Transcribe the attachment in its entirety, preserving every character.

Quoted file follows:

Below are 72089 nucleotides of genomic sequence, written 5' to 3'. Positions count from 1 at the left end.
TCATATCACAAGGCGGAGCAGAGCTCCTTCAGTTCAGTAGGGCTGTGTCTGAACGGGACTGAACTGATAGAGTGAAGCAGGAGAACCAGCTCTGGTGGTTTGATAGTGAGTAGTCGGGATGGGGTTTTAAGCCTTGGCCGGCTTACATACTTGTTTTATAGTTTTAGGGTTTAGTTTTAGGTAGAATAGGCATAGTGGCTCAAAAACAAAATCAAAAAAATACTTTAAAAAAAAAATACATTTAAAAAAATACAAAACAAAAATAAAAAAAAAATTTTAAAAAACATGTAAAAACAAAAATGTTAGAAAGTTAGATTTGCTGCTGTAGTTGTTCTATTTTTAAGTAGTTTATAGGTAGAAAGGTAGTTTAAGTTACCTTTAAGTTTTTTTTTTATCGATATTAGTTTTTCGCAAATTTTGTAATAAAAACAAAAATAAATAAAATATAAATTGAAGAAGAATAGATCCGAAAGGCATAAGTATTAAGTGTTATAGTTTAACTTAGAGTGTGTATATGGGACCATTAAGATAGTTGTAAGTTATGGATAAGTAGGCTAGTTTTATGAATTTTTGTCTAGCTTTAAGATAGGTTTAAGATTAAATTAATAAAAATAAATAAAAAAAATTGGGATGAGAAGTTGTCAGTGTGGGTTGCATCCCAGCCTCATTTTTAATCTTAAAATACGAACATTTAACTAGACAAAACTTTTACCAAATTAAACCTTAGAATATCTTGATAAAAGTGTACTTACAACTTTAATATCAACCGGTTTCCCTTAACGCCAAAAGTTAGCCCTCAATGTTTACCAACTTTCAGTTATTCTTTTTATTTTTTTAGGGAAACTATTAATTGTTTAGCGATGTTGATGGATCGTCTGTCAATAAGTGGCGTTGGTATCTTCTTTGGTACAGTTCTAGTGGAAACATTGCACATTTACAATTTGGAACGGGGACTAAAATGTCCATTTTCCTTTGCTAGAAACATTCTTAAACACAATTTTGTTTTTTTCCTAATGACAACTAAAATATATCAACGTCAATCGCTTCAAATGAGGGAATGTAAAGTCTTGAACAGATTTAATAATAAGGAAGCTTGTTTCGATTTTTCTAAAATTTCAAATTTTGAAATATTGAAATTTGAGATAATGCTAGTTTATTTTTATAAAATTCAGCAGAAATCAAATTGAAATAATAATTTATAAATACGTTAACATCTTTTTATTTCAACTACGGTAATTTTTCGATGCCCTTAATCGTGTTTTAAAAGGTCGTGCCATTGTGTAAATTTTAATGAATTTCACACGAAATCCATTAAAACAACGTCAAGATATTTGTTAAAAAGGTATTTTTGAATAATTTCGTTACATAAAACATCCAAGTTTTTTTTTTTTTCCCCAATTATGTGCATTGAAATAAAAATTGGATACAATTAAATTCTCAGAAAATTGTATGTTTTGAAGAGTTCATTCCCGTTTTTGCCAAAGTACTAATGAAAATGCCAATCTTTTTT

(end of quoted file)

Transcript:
Below are 72089 nucleotides of genomic sequence, written 5' to 3'. Positions count from 1 at the left end.
TCATATCACAAGGCGGAGCAGAGCTCCTTCAGTTCAGTAGGGCTGTGTCTGAACGGGACTGAACTGATAGAGTGAAGCAGGAGAACCAGCTCTGGTGGTTTGATAGTGAGTAGTCGGGATGGGGTTTTAAGCCTTGGCCGGCTTACATACTTGTTTTATAGTTTTAGGGTTTAGTTTTAGGTAGAATAGGCATAGTGGCTCAAAAACAAAATCAAAAAAATACTTTAAAAAAAAAATACATTTAAAAAAATACAAAACAAAAATAAAAAAAAAATTTTAAAAAACATGTAAAAACAAAAATGTTAGAAAGTTAGATTTGCTGCTGTAGTTGTTCTATTTTTAAGTAGTTTATAGGTAGAAAGGTAGTTTAAGTTACCTTTAAGTTTTTTTTTTATCGATATTAGTTTTTCGCAAATTTTGTAATAAAAACAAAAATAAATAAAATATAAATTGAAGAAGAATAGATCCGAAAGGCATAAGTATTAAGTGTTATAGTTTAACTTAGAGTGTGTATATGGGACCATTAAGATAGTTGTAAGTTATGGATAAGTAGGCTAGTTTTATGAATTTTTGTCTAGCTTTAAGATAGGTTTAAGATTAAATTAATAAAAATAAATAAAAAAAATTGGGATGAGAAGTTGTCAGTGTGGGTTGCATCCCAGCCTCATTTTTAATCTTAAAATACGAACATTTAACTAGACAAAACTTTTACCAAATTAAACCTTAGAATATCTTGATAAAAGTGTACTTACAACTTTAATATCAACCGGTTTCCCTTAACGCCAAAAGTTAGCCCTCAATGTTTACCAACTTTCAGTTATTCTTTTTATTTTTTTAGGGAAACTATTAATTGTTTAGCGATGTTGATGGATCGTCTGTCAATAAGTGGCGTTGGTATCTTCTTTGGTACAGTTCTAGTGGAAACATTGCACATTTACAATTTGGAACGGGGACTAAAATGTCCATTTTCCTTTGCTAGAAACATTCTTAAACACAATTTTGTTTTTTTCCTAATGACAACTAAAATATATCAACGTCAATCGCTTCAAATGAGGGAATGTAAAGTCTTGAACAGATTTAATAATAAGGAAGCTTGTTTCGATTTTTCTAAAATTTCAAATTTTGAAATATTGAAATTTGAGATAATGCTAGTTTATTTTTATAAAATTCAGCAGAAATCAAATTGAAATAATAATTTATAAATACGTTAACATCTTTTTATTTCAACTACGGTAATTTTTCGATGCCCTTAATCGTGTTTTAAAAGGTCGTGCCATTGTGTAAATTTTAATGAATTTCACACGAAATCCATTAAAACAACGTCAAGATATTTGTTAAAAAGGTATTTTTGAATAATTTCGTTACATAAAACATCCAAGTTTTTTTTTTTTTCCCCAATTATGTGCATTGAAATAAAAATTGGATACAATTAAATTCTCAGAAAATTGTATGTTTTGAAGAGTTCATTCCCGTTTTTGCCAAAGTACTAATGAAAATGCCAATCTTTTTT